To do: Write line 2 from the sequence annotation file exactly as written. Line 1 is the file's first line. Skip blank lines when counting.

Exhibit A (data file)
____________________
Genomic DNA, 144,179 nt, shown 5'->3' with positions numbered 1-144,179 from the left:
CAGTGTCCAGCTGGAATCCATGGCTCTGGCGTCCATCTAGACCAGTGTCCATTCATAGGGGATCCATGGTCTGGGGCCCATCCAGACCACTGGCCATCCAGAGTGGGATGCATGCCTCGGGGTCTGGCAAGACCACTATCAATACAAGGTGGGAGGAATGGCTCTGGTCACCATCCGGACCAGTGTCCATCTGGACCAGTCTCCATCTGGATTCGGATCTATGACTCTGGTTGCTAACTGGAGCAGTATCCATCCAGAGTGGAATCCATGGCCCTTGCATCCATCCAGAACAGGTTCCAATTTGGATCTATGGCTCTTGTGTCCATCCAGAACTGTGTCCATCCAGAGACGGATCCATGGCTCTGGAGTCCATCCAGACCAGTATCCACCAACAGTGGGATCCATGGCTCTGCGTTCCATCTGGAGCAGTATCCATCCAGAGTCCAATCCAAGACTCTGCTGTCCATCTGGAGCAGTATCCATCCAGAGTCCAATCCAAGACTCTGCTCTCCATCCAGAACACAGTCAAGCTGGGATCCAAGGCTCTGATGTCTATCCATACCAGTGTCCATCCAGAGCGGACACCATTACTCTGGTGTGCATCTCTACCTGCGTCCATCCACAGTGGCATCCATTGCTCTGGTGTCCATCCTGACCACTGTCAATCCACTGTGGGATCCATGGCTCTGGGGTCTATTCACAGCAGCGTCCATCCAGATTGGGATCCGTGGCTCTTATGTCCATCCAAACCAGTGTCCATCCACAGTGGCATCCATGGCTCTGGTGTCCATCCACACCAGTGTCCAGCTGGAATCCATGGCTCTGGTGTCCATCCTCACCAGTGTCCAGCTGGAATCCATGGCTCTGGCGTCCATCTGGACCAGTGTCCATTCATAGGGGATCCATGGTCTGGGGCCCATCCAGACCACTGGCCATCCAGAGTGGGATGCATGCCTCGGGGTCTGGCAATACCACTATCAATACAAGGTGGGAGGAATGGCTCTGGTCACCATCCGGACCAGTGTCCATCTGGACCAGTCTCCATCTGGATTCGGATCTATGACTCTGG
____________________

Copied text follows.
CAGTGTCCAGCTGGAATCCATGGCTCTGGCGTCCATCTAGACCAGTGTCCATTCATAGGGGATCCATGGTCTGGGGCCCATCCAGACCACTGGCCATCCAGAGTGGGATGCATGCCTCGGGGTCTGGCAAGACCACTATCAATACAAGGTGGGAGGAATGGCTCTGGTCACCATCCGGACCAGTGTCCATCTGGACCAGTCTCCATCTGGATTCGGATCTATGACTCTGGTTGCTAACTGGAGCAGTATCCATCCAGAGTGGAATCCATGGCCCTTGCATCCATCCAGAACAGGTTCCAATTTGGATCTATGGCTCTTGTGTCCATCCAGAACTGTGTCCATCCAGAGACGGATCCATGGCTCTGGAGTCCATCCAGACCAGTATCCACCAACAGTGGGATCCATGGCTCTGCGTTCCATCTGGAGCAGTATCCATCCAGAGTCCAATCCAAGACTCTGCTGTCCATCTGGAGCAGTATCCATCCAGAGTCCAATCCAAGACTCTGCTCTCCATCCAGAACACAGTCAAGCTGGGATCCAAGGCTCTGATGTCTATCCATACCAGTGTCCATCCAGAGCGGACACCATTACTCTGGTGTGCATCTCTACCTGCGTCCATCCACAGTGGCATCCATTGCTCTGGTGTCCATCCTGACCACTGTCAATCCACTGTGGGATCCATGGCTCTGGGGTCTATTCACAGCAGCGTCCATCCAGATTGGGATCCGTGGCTCTTATGTCCATCCAAACCAGTGTCCATCCACAGTGGCATCCATGGCTCTGGTGTCCATCCACACCAGTGTCCAGCTGGAATCCATGGCTCTGGTGTCCATCCTCACCAGTGTCCAGCTGGAATCCATGGCTCTGGCGTCCATCTGGACCAGTGTCCATTCATAGGGGATCCATGGTCTGGGGCCCATCCAGACCACTGGCCATCCAGAGTGGGATGCATGCCTCGGGGTCTGGCAATACCACTATCAATACAAGGTGGGAGGAATGGCTCTGGTCACCATCCGGACCAGTGTCCATCTGGACCAGTCTCCATCTGGATTCGGATCTATGACTCTGG